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“You’re Not Cut Out For Long-Distance” – To All The Boys: Always and Forever (Film Review)

4 min read

Lara Jean Covey is back yet again! The world fell in love with Lara Jean back in 2018 in To All The Boys I've Loved Before, which felt like a return to form for teenage romances. It was innocent, sweet, and oh, so romantic. A , released in 2020 proved to be almost equally sweet, and now, closing the is To All The Boys: Always and Forever which sees Lara Jean battle with college acceptances and the possibility of a long-distance relationship with her boo, Peter Kavinsky.

Lara Jean (Lana Candor) and Peter (), deeply and sweetly in love, plan to attend Stanford University together after graduating . Peter has already been accepted and Lara Jean anxiously waits to hear back about her application. She has applied to plenty of schools within driving distance from Stanford in case she doesn't get in, but she has also applied to NYU, mostly to please her sister Margot, but after a class trip to New York, the possibility of living in the Big Apple starts to seem possible and even desirable. Lara Jean must weigh her dreams against her love for Peter in order to make a decision.

To All The Boys: Always and Forever retains the sickly sweet edge of its predecessors, but it also observes some universal truths about growing up and facing life after high school. It's one of the biggest life changes a teenager faces, one where they truly start to mould themselves into the person they have always wanted to be and 's film gets this spot on. Too bad the film is too scattered and overlong to finish the series on a high, but there is much to enjoy here.

Condor remains the franchise's highlight and biggest strength. While Lara Jean is often infuriatingly naïve, Condor makes her accessible and brings a lot of warmth and humour to the screen through her performance. Centineo is likable as the dreamy Peter Kavinsky, but as far as teen boyfriends go, he's awfully boring and almost enragingly understanding. Perhaps we're just not used to seeing such male characters on screen, but Peter's ability to always understand Lara Jean and her struggles makes the narrative bland and unexciting. Or perhaps it's the overall lack of stakes in To All The Boys: Always and Forever. There is an overwhelming feeling that everything will always work out, precisely because Peter is so understanding and the franchise is so nice and cute about everything. Peter and Lara Jean's relationship lacks realism and only works as an example of a perfect relationship, the one we often catch ourselves dreaming of but one that will never materialise because it's not real in any way. The film often also feels strangely sanitised; this would have been a great opportunity to talk about sex and love, but To All The Boys: Always and Forever trades that for simple puppy love.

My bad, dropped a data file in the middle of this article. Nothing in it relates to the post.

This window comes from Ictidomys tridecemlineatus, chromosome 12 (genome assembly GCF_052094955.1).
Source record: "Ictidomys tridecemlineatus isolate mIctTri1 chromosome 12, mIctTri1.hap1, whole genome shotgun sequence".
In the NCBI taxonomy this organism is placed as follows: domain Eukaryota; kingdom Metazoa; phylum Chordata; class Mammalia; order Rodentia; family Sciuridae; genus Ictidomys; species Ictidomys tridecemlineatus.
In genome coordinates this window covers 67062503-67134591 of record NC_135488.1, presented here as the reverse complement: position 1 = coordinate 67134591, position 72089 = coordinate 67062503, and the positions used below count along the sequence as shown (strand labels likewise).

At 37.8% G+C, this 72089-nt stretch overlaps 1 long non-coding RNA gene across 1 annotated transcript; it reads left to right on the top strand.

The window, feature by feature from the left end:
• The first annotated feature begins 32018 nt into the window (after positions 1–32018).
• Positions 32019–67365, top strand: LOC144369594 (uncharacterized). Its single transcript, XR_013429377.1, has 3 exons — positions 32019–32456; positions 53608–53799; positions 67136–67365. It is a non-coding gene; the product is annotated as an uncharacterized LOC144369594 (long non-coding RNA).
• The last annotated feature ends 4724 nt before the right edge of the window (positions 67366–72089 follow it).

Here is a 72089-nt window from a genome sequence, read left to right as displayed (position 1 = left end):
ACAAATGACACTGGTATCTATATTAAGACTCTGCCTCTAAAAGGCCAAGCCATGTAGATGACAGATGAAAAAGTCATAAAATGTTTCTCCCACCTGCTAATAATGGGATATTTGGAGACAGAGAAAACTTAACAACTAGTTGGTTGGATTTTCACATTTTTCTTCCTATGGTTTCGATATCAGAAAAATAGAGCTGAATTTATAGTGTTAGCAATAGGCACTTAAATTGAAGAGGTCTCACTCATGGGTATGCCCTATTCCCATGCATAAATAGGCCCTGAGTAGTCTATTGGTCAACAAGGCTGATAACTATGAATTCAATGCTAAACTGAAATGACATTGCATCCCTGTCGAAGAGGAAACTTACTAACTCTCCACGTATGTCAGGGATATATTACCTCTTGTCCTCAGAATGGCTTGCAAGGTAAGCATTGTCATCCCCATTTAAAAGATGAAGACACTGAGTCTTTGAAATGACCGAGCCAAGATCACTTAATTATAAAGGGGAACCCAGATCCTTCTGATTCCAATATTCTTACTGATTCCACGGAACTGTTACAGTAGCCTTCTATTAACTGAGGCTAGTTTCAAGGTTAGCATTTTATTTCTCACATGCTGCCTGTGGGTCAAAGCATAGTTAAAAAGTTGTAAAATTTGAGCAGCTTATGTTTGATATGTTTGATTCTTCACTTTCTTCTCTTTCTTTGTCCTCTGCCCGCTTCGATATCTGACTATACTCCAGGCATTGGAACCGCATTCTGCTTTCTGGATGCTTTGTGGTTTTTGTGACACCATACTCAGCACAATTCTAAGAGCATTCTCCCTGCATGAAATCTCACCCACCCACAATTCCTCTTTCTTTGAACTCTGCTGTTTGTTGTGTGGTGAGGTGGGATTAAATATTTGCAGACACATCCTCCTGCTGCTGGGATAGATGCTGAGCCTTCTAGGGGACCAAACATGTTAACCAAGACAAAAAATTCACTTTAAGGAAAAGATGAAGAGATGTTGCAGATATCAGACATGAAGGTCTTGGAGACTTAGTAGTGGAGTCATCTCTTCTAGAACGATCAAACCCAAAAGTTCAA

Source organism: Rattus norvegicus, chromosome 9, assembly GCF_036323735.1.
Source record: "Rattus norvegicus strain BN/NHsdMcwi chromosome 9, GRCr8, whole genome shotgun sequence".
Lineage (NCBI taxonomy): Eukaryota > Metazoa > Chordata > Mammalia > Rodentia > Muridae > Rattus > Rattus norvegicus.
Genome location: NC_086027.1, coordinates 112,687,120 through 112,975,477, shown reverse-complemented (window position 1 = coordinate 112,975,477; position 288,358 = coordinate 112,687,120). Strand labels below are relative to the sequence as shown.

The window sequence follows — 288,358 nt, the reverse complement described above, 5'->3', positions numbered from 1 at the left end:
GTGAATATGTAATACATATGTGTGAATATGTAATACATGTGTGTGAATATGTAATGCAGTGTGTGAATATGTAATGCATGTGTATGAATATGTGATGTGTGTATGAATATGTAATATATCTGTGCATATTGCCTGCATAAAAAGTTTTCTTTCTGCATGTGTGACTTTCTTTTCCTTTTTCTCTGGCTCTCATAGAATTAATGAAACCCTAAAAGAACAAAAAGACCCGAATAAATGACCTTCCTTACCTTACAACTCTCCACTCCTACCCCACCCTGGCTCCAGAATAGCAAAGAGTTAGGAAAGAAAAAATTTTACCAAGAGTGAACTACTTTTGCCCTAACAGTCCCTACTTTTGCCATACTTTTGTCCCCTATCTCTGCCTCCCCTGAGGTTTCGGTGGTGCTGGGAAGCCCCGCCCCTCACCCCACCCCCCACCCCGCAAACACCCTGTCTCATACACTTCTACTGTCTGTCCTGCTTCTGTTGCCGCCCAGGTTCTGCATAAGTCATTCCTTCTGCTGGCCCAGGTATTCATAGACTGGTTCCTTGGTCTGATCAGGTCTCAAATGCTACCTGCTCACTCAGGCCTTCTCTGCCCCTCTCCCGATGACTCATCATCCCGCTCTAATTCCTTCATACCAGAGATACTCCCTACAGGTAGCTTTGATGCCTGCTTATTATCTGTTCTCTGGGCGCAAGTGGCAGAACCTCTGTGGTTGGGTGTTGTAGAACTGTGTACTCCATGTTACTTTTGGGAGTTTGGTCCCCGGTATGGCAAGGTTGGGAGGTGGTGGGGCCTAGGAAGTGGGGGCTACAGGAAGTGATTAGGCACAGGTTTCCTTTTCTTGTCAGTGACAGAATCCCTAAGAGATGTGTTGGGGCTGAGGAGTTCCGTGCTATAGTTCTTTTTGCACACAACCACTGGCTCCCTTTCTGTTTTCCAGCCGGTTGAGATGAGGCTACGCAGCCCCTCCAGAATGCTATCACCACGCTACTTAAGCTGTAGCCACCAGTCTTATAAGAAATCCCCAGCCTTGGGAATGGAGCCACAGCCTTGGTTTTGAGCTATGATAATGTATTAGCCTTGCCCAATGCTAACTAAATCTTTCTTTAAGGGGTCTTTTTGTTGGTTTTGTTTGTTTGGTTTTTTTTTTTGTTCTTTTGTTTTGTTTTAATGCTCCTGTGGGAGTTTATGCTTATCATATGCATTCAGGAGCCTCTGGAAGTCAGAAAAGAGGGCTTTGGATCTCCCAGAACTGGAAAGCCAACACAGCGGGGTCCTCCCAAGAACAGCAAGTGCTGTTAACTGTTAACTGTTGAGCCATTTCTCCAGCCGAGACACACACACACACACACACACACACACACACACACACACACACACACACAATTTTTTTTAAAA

The script, penned by Katie Lovejoy, sets up several problems and obstacles for our lovely couple, only to resolve them surprisingly soon. Nothing really carries from beginning to end and the film's narrative feels fractured and messy. Some of the later developments feels pointless and the appearance by Peter's estranged father, played by Henry Thomas, doesn't hit any of the intended emotional beats.

However, there is no denying the infectious positivity that works as a crutch for the third instalment of the Netflix film series. The narrative might struggle to flesh out its themes, but it's hard not to be invested in Lara Jean. The third film also tries to bring the focus back to the sisters themselves. Lara Jean's relationships with Kitty and Margot is afforded more screen time, but still not enough for it to become the film's heart and soul.

To All The Boys: Always and Forever is the weakest of the three films, but there is much to enjoy here. From Condor's winning performance to the cheesy tunes, this is the perfect comfort film, to be enjoyed with sisters, lovers or friends. There are plenty of missed opportunities here – mostly to do with sex and sexuality – and some plot points are never wrapped up satisfyingly, but To All The Boys: Always and Forever still delivers on that trademark sweetness that made us fall in love with Lara Jean and Peter 3 years ago.

Dir: Michael Fimognari

Scr: Katie Lovejoy, based on Jenny Han's novel

Cast: , Noah Centineo, ,

Prd: ,

DOP: Michael Fimognari

Country: USA

Year: 2021

Run time: 109 minutes

To All The Boys: Always and Forever is available to stream on Netflix February 12th

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